Philippine officials say it is not the new Covid-19 hot spot, numbers higher because of more testing

Medical workers collect swab samples for Covid-19 testing at a village in Caloocan City, Metro Manila, on Aug 3, 2020.
Medical workers collect swab samples for Covid-19 testing at a village in Caloocan City, Metro Manila, on Aug 3, 2020.PHOTO: EPA-EFE

MANILA - Philippine officials on Friday (Aug 7) disputed data that showed the country had the most Covid-19 cases in East Asia, insisting that previous "hot spot" Indonesia was just not testing enough.

"Because we test more, it’s not true that we have more cases than Indonesia. The Indonesians just don’t know just exactly how many who are sick are out there. At least we do," said Mr Harry Roque, the spokesman for President Rodrigo Duterte.

The Philippines on Thursday reported a total tally of 119,460 cases, the highest in all of East Asia.

Only India, Pakistan and Bangladesh have more cases in Asia.

Indonesia, which till Thursday had been the epicentre, had 118,753 cases.

On Friday, the Philippines' caseload jumped by over 3,300 to 122,754.

"There are those saying these are bad numbers because we're the highest. It's not like that. It only means we know where the cases are… Quoting Donald Trump, if we want to see a lower figure, we should stop testing. But that's not our policy," said Mr Roque.

He said the Philippines is seeing a spike in infections because it has been able to ramp up testing.

He said the country has already conducted over 1.6 million tests, or 28,938 per day.

By comparison, Indonesia has reported 908,000 tests, or 14,921 daily.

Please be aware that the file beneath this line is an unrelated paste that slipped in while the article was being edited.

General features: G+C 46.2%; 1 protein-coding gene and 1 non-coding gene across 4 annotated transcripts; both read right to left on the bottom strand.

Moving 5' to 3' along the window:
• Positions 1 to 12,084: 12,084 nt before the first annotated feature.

Mr Roque added that considering population size, the test rate for the Philippines is 1.5 per cent compared to Indonesia's 0.34 per cent.

Indonesia's population is more than twice that of the Philippines' which stands at roughly 107 million.


"We are finding more cases because we are testing three times more than Indonesia. That's our basis for saying it's not true or conclusive that we have more cases than Indonesia," said Mr Roque.

Health Undersecretary Maria Rosario Vergeire told reporters that while total tallies and benchmarking showed the Philippines had the highest number of cases in South-east Asia, "we have to be cautious when interpreting data because each nation has a different setting and population".

Echoing Mr Roque, she said the Philippines has conducted more tests than any other nation in South-east Asia.

Mr Duterte on Sunday placed Metropolitan Manila and the nearby provinces of Bulacan, Riza, Cavite and Laguna - home to some 27 million - back on lockdown for at least two weeks, as infections soared soon after he eased strict quarantine curbs that were in place since mid-March on June 1.

The Philippines reported over 75,000 cases for June and July alone. So far this month, the tally has already reached close to 30,000.

Some 80 groups representing 80,000 doctors and a million nurses last Saturday urged Mr Duterte to restore the lockdown, as they warned that hospitals were again overwhelmed with Covid-19 patients.

Researchers at the University of the Philippines said on Tuesday they expect the tougher curbs to prevent at least 50,000 new cases. They said infections would have topped 220,000 by the end of the the month if the government stays the course.


"This virus is not going to go away easily," said Economic Planning Secretary Karl Chua.

"But if we do nothing right now, while the healthcare system is in dire need, our recovery won't be sustainable," he said.

"We have to dance with the virus," he added.